With the beating that public sector unions have taken in both the courts and the states over the past decade, it’s genuinely surprising (and exciting) to see a state actually try to expand workers’ rights rather than restrict them. That’s what’s happening in Colorado. It’s just too bad the state’s Democratic governor won’t fully commit.
Buoyed by a Democratic takeover of the state Senate in November, which handed the party unified control over Colorado’s government, Democrats in the legislature are pushing a bill to enshrine the right of state workers to collectively bargain. Per Colorado Public Radio:
If it passes, about 26,500 workers would gain collective-bargaining rights, according to a nonpartisan legislative analysis. That number accounts for the vast majority of the state’s “certified workforce,” which includes employees in executive branch offices and departments. Other state employees — such as legislative aides, judicial workers and university faculty — would not be covered.
Many limits on public-sector unions remain under the bill, though. No worker would be forced to join partnerships or pay dues. Strikes would also not be allowed under any circumstance.
Per a recent paper by the left-leaning Economic Analysis and Research Network on the benefits of collective bargaining in Colorado, the state is one of just 16 that doesn’t “allow for some form of collective bargaining for all state employees,” though “exemptions exist for certain categories of workers.”
Republicans are, of course, opposed to the plan. But while Glasgow told CPR that she expects the bill to pass through the legislature, the statement on the measure from Gov. Jared Polis, a Democrat who was inaugurated in January, is waffle-city:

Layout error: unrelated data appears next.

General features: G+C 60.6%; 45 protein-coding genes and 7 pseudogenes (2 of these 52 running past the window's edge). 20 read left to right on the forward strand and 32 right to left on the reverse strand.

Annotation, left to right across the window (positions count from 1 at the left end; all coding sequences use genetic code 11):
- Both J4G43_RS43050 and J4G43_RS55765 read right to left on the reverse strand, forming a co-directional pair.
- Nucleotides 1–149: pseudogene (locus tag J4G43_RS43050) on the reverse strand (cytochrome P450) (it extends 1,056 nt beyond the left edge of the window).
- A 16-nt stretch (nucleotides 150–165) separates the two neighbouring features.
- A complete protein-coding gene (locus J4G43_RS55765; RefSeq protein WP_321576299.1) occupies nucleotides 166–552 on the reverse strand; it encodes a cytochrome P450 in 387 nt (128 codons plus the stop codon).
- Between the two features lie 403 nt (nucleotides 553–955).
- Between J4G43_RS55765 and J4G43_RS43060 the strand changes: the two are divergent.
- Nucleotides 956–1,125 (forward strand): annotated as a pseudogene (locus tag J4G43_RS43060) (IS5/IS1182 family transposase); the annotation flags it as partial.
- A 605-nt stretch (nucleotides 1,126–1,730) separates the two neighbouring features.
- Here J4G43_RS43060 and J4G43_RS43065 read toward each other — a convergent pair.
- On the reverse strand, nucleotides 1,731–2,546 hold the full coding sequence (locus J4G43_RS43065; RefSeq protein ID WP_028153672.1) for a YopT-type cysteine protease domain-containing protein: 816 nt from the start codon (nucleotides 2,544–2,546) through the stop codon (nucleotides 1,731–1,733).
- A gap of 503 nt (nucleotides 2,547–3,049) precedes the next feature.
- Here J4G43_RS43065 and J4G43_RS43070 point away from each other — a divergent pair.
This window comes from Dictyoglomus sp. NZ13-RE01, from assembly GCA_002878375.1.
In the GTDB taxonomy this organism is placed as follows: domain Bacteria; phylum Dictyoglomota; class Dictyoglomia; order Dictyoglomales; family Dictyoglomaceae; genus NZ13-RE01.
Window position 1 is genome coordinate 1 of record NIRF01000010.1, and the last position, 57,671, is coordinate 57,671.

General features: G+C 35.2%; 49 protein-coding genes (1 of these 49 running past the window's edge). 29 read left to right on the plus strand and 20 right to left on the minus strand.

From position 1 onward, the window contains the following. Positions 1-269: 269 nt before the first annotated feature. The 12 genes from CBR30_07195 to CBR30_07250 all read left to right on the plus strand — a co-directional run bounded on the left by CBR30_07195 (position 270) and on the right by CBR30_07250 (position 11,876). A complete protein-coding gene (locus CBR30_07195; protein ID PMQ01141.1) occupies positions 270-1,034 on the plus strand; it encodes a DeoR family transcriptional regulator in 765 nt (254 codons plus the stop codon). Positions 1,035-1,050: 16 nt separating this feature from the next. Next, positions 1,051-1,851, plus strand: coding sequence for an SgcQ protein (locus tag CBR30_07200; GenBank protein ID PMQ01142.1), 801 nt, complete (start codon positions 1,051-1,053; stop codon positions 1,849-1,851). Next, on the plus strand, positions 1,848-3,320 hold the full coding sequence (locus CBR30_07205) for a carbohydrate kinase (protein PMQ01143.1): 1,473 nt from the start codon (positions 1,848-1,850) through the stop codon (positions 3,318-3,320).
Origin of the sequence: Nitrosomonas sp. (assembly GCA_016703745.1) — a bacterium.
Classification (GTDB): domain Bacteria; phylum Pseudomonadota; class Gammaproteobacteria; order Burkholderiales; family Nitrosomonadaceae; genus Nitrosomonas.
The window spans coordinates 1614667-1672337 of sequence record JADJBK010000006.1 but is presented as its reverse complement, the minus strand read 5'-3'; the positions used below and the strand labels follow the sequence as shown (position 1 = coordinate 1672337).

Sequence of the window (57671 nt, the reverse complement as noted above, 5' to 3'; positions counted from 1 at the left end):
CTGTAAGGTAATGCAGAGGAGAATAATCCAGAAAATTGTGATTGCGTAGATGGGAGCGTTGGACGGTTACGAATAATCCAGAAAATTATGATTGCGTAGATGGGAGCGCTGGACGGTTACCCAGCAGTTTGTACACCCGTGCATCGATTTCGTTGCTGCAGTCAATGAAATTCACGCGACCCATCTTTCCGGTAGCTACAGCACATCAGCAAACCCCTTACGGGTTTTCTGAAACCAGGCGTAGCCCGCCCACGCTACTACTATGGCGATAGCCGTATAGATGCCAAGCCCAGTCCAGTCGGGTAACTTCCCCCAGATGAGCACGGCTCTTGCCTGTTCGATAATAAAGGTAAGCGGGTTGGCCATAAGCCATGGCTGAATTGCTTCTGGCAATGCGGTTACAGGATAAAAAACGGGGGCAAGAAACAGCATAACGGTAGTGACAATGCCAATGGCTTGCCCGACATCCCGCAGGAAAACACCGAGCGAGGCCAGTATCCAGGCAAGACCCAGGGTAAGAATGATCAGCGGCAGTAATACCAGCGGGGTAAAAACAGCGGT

A spokesperson for Polis provided this statement on the bill:
“Our staff and the executive agencies have reviewed the legislation and have some concerns about the ramifications for both the budget process and how it interacts with the classified system. We are actively working with stakeholders and sponsors on the specifics of the bill. We appreciate everything our state employees do for Colorado.”
Jared. My friend; my guy. Don’t do this.
You cannot claim to be an advocate for workers or their labor and then, when your state has a rare opportunity to expand their rights, shit the bed over some vague concerns about what it might do to the budget. The aforementioned white paper found that turnover among “classified” state employees in Colorado is so bad that one in five job openings are now vacant, and it cost the state $48 million to fill over 4,200 positions last year. And as EARN pointed out in its research, there are pretty extensive pay gaps between white state employees and, well, everyone else:
There are a multitude of things that should be litmus tests for the Democratic Party—healthcare as a human right, LGBTQ rights, abortion rights, anti-imperialism, you get the idea—but this issue is one that already is. If someone like Conor Lamb can unequivocally support unions and workers, the Democratic governor of a state which is seemingly becoming more liberal every day can do it too. Here’s hoping that Polis understands this sooner rather than later.